The secrets to Taqueria del Sol’s secret menu

Do you know what "the George" is?

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Taqueria Del Sol 20th anniversary
You might recognize these dishes from Taqueria del Sol, but do you know what a “George” is?

Photograph by Hannah Feiten Photography

Over the past few years, my husband and I have become regulars at Taqueria del Sol’s Cheshire Bridge location. You can find us there, almost weekly, sitting at the bar chatting with manager George Trusler. He’s a character. You might know him as the stern yet sociable bartender reminding you about the rules of ordering at the bar: it is first-come, first-serve, and yes, there is a wait list. IDs are a must, no matter how old you might look. Sure, you can order to go, but only four items or less per ticket. What Trusler might not remind you about while mixing your house margarita is Taqueria del Sol’s secret menu.

Trusler, who started as a waiter, has been a fixture at Taqueria del Sol for 25 years, and for those who know and love him, it comes as no surprise that he has a secret menu dish he named after himself. “I would just go back to the kitchen and put some rice, charros beans, and turnip greens in a cup and eat it, usually standing behind the counter.” People started noticing Trusler’s dish, and it wasn’t long before they were requesting it themselves. “I would have to write out TG (turnip greens) slash CB (charros beans) slash rice. So one day I just wrote my name on a ticket and showed the kitchen. I said, “When you see this, that’s what it is.”

Soon, the other Taqueria del Sol locations around the city began taking similar requests. The George paved the way for additional secret items over the years, and each item is available at every location.

Taqueria del Sol Secret Menu
A fried chicken taco salad with fried shell can be ordered at any Taqueria del Sol by request.

Photograph courtesy of Nicole Letts

One favorite is a chicken taco salad served in a fried flour bowl with a base of lettuce, carrots, and red cabbage, then topped with fried chicken strips, ranch dressing, cotija cheese, guacamole, and salsa fresca. Patrons can also order the salad with roasted chicken, brisket, or pork, and can sub the ranch dressing for the house Italian instead. “We won’t do fish, and we won’t do refried beans,” Trusler says. “That just doesn’t sound good.” You can also order the salad in a bowl sans fried tortilla.

 

For the Tex-Mex low-carbers among us, you can order any taco or enchilada without a tortilla or served in a cup. There are also a few secrets to modified ordering as well. Let’s say you don’t eat pork but are salivating over the Memphis taco, “You order a Memphis taco “sub” brisket,” says Trusler.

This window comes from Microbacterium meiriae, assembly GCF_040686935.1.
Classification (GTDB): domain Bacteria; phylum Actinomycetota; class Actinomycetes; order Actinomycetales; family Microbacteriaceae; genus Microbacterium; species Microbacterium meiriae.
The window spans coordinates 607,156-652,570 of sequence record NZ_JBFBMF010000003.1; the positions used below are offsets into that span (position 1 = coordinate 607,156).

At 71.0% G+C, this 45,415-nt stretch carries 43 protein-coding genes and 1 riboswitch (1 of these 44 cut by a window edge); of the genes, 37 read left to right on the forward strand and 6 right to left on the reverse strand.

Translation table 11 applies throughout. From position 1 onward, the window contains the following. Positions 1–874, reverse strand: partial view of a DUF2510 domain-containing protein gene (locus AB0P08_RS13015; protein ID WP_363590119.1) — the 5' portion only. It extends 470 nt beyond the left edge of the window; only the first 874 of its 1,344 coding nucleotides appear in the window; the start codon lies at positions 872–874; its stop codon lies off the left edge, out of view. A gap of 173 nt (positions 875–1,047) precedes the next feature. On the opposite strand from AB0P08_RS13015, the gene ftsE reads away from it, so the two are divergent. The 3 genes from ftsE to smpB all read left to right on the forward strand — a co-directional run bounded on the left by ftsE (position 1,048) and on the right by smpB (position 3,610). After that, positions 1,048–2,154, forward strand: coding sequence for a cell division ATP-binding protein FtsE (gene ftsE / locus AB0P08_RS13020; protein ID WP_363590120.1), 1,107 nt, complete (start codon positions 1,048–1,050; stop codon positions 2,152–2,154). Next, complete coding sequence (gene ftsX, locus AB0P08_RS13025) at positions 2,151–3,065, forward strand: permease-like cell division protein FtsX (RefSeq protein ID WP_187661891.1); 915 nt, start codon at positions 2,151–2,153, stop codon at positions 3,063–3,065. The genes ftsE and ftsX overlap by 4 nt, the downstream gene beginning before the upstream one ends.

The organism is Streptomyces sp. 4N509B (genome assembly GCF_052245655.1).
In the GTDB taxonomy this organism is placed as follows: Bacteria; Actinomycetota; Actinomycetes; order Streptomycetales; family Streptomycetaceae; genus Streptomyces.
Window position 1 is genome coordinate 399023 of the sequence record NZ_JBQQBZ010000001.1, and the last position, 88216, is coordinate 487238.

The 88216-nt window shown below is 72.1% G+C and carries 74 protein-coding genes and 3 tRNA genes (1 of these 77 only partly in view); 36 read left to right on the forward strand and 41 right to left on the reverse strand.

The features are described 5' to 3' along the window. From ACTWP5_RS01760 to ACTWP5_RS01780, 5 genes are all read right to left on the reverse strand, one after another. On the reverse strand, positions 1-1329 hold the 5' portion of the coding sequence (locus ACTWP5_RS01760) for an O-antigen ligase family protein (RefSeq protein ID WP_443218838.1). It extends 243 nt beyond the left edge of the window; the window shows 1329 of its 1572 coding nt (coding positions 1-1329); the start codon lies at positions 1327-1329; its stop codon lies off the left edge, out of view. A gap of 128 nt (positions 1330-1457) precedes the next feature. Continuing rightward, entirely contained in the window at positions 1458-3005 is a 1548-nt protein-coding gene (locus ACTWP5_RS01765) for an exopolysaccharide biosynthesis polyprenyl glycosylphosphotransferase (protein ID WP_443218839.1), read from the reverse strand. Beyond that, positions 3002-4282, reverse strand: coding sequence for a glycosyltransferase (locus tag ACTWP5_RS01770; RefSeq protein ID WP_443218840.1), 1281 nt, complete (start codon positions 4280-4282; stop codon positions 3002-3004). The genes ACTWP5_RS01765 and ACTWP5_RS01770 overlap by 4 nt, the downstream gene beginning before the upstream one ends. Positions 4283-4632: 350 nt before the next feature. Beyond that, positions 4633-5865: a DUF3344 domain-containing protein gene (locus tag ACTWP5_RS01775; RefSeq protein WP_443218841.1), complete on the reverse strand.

If you’re like me, no Taqueria del Sol fish taco is complete without coleslaw. If, also like me, you’ve been ordering a fish taco with an entire side of coleslaw just to dab some on top, Trusler says you’re doing that wrong, too. “If you want to put a little spoonful of slaw on your fish tacos, it’s “fish add slaw,” not fish and some slaw, because then you’re going to get a bowl of slaw.”

Taqueria del Sol Secret Menu
Order “bean dip” to mix these two popular sides.

Photograph courtesy of Nicole Letts

There are tricks for chips, salsa, and cheese dip too. If you order guacamole or cheese dip and would like to add one salsa instead of buying the trio, you can add your salsa of choice for a dollar. You can also get the cheese dip with or without jalapenos, or with jalapenos on the side, or you can order “bean dip” which is refried beans smothered in cheese dip.

And note, at Taqueria del Sol, it’s cheese dip not queso, Trusler stresses. “Queso just means cheese, and I know that Americanized restaurants have started just calling it queso, but queso means cheese. It could be any kind of cheese, block, shredded, or melted.”

Taqueria del Sol Secret Menu
The “Natilla,” a secret dessert at Taqueria del Sol

Photograph courtesy of Nicole Letts

But perhaps the true gem of Taqueria del Sol’s secret menu is the Natilla, a light and creamy vanilla custard dessert thickened with cornstarch, and topped with cinnamon and a chocolate syrup “S” to symbolize Sundown Cafe, the shuttered parent restaurant from which Taqueria del Sol was born. “We have dessert all the time. We may run out if we get a rush on them, but we keep twelve or fifteen total made per day for lunch and dinner.”

So why all the secrets and systems? “It’s kind of become something special for those “in the know,” Tusler says. “We just haven’t changed it, and we’re not going to. We actually did put a sign, a little picture of the chicken taco salad at the registers when we first started doing it. I think we let him stay up there four weeks and then got rid of it. And now they just know.”

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